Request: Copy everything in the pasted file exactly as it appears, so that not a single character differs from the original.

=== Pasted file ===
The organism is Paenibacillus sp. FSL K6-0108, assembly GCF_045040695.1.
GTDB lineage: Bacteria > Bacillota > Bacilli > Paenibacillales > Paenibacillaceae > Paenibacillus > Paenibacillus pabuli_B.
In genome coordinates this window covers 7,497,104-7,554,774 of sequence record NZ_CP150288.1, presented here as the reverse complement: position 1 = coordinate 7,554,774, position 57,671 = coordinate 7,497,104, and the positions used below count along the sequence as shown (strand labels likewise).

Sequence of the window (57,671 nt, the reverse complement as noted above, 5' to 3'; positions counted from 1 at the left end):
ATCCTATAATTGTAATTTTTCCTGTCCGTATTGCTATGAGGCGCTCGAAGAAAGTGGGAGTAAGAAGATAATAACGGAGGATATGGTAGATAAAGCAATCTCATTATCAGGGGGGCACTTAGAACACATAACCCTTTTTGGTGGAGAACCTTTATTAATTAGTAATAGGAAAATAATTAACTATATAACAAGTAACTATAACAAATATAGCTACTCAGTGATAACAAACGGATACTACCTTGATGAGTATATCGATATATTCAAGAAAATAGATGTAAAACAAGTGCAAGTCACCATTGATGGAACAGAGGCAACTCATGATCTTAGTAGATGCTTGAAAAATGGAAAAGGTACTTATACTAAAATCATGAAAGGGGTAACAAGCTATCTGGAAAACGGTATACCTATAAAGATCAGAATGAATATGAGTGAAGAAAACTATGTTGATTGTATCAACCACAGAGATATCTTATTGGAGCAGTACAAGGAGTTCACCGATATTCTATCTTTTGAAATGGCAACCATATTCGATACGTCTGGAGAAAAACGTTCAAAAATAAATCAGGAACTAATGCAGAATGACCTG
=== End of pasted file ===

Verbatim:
The organism is Paenibacillus sp. FSL K6-0108, assembly GCF_045040695.1.
GTDB lineage: Bacteria > Bacillota > Bacilli > Paenibacillales > Paenibacillaceae > Paenibacillus > Paenibacillus pabuli_B.
In genome coordinates this window covers 7,497,104-7,554,774 of sequence record NZ_CP150288.1, presented here as the reverse complement: position 1 = coordinate 7,554,774, position 57,671 = coordinate 7,497,104, and the positions used below count along the sequence as shown (strand labels likewise).

Sequence of the window (57,671 nt, the reverse complement as noted above, 5' to 3'; positions counted from 1 at the left end):
ATCCTATAATTGTAATTTTTCCTGTCCGTATTGCTATGAGGCGCTCGAAGAAAGTGGGAGTAAGAAGATAATAACGGAGGATATGGTAGATAAAGCAATCTCATTATCAGGGGGGCACTTAGAACACATAACCCTTTTTGGTGGAGAACCTTTATTAATTAGTAATAGGAAAATAATTAACTATATAACAAGTAACTATAACAAATATAGCTACTCAGTGATAACAAACGGATACTACCTTGATGAGTATATCGATATATTCAAGAAAATAGATGTAAAACAAGTGCAAGTCACCATTGATGGAACAGAGGCAACTCATGATCTTAGTAGATGCTTGAAAAATGGAAAAGGTACTTATACTAAAATCATGAAAGGGGTAACAAGCTATCTGGAAAACGGTATACCTATAAAGATCAGAATGAATATGAGTGAAGAAAACTATGTTGATTGTATCAACCACAGAGATATCTTATTGGAGCAGTACAAGGAGTTCACCGATATTCTATCTTTTGAAATGGCAACCATATTCGATACGTCTGGAGAAAAACGTTCAAAAATAAATCAGGAACTAATGCAGAATGACCTG